Whether you are a frequent baker or one that simply dabbles from time to time, the chances are that you have encountered lard as an ingredient. If this describes you, the chances are also relatively high that it has been left out on the counter before. Of course, seeing as fat can act as a preservative, it seems only natural that this might be just the place for it. However, what if we were to tell you that this is far from ideal?
So, because there are many misconceptions about this relatively commonly used food product, we thought it would be a good idea to put together a handy list of do’s and don’ts to make sure that you don’t end up throwing out copious amounts of the stuff. So, if you’re wondering whether the lard you have will go off or is gone off, you’ve come to the right place. In this guide, we will go through how to store it, how to make it last longer, and how to tell the signs that it is no longer any good.
Table of Contents
Does Lard Go Bad?
Contrary to common belief, lard just isn’t one of those products that can simply take care of itself. If the surface of lard it left exposed to the elements all sorts of foreign bodies can attach themselves to it, causing it to go off pretty rapidly. However, all of this unpleasantness can be avoided if a few precautions are taken.
How Do I Store Lard?
Now that we have established that leaving lard out on the countertop is actually a bad idea, it is time to reveal how to store it correctly. The key to storing many fats is to limit their exposure to such things as air and moisture. With an unopened package, it is also a good idea to keep it away from sources of heat which can cause the structure of the lard to change. As such, provided you are not living in a particularly warm environment, the lard can be kept in the pantry or in a kitchen cabinet.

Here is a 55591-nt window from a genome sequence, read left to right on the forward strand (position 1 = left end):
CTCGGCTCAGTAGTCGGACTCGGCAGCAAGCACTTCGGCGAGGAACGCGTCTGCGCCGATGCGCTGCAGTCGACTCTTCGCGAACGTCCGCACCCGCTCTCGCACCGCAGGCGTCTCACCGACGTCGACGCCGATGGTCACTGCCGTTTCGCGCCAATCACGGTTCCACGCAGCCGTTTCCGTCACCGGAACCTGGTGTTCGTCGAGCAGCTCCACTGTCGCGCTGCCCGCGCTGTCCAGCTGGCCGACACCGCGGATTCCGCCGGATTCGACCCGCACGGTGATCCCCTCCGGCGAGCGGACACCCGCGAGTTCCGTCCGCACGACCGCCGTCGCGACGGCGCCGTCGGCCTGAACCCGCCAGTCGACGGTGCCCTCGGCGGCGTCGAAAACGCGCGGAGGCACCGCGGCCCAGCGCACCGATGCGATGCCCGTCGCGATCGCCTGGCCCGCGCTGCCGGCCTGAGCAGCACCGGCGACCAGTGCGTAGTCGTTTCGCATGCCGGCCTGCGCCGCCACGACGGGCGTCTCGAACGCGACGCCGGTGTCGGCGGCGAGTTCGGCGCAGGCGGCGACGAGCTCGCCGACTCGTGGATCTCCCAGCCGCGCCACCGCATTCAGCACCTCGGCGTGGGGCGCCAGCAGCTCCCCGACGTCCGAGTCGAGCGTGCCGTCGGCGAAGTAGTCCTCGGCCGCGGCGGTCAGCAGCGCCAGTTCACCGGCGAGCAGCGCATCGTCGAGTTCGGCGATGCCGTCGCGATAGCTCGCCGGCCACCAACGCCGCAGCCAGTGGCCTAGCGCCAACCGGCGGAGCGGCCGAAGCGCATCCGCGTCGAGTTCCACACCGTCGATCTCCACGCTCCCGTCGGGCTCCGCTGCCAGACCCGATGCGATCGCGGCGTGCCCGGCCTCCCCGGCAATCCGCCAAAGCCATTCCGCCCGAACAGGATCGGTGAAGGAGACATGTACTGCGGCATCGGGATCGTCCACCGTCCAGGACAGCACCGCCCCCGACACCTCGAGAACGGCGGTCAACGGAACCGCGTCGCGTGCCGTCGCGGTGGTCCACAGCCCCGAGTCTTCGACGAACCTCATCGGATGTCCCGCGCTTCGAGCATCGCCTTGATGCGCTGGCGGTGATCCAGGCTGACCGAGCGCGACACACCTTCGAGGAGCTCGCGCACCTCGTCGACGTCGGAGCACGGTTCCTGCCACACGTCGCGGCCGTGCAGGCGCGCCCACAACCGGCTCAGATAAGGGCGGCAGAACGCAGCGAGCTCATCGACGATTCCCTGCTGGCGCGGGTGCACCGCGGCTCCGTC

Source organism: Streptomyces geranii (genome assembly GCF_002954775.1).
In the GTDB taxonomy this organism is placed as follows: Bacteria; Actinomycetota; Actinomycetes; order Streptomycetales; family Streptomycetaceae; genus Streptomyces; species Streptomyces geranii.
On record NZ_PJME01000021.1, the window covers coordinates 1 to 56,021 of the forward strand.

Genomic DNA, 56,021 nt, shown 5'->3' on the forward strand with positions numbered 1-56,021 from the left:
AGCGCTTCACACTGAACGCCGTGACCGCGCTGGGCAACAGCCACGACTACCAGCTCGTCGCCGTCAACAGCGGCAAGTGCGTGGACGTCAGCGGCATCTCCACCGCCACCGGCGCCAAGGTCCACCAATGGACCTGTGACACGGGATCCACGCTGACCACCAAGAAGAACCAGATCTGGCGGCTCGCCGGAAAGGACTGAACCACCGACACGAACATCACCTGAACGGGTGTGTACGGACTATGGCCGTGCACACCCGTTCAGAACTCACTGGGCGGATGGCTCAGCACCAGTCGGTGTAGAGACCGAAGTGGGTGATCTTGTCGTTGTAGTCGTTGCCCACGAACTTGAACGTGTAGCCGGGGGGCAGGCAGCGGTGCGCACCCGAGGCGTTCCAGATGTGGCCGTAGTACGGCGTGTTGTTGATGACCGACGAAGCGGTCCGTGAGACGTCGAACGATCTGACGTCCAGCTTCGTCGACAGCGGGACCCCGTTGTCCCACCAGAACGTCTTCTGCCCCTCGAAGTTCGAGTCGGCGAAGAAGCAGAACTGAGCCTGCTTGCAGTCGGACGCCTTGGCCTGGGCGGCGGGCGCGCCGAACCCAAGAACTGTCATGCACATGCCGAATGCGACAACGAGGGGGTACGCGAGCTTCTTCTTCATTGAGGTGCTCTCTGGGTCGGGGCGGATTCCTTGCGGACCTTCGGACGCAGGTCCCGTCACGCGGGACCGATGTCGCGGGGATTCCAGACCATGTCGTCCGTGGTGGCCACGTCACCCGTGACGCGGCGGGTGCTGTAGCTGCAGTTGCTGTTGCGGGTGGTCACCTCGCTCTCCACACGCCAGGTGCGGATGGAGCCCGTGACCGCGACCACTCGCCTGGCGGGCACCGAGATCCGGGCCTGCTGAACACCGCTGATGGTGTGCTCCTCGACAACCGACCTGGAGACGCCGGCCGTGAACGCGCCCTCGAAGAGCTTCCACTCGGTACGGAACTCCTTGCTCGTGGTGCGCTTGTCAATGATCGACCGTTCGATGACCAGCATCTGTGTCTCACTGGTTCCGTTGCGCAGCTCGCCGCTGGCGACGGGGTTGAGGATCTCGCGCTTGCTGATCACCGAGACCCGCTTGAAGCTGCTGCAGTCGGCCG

Once a package of lard has been opened, it is very important that it is resealed immediately after use. Should the original packaging not be re-sealable, your best bet is to transfer the lard into a freezer bag instead. Alternatively, a container that seals up tightly will also suffice. In either eventuality, the best place to store it for a longer timespan after it has been opened is in the fridge. Should it be the case that you haven’t got any room left in your fridge, the pantry will do just fine for a short stay.
Should You Refrigerate Lard?
There is no real reason to refrigerate unopened packages of lard unless you live somewhere very warm. Most pantries and kitchen cabinets will be cool enough to keep the lard in. However, this all changes as soon as the package has been opened. At this point, the lard will have come into contact with air that will age it rapidly. The best way to slow the passage of time is to reduce the temperature at which the lard is stored. The fridge is definitely the best option out there.
Can You Freeze Lard?
If you aren’t planning to use lard regularly, the best way to prevent it going off is to freeze the section that you don’t think you will get around to using. Though the shelf-life of lard is quite long, it can be extended dramatically in this way – great if you have bulk-bought. However, there is one potential pitfall that is to be avoided at all costs. The texture of the lard will change dramatically if it is continuously and repetitively frozen and thawed. To avoid this, the best move is to chop it up before freezing so you only have to thaw as much as you need at any one time.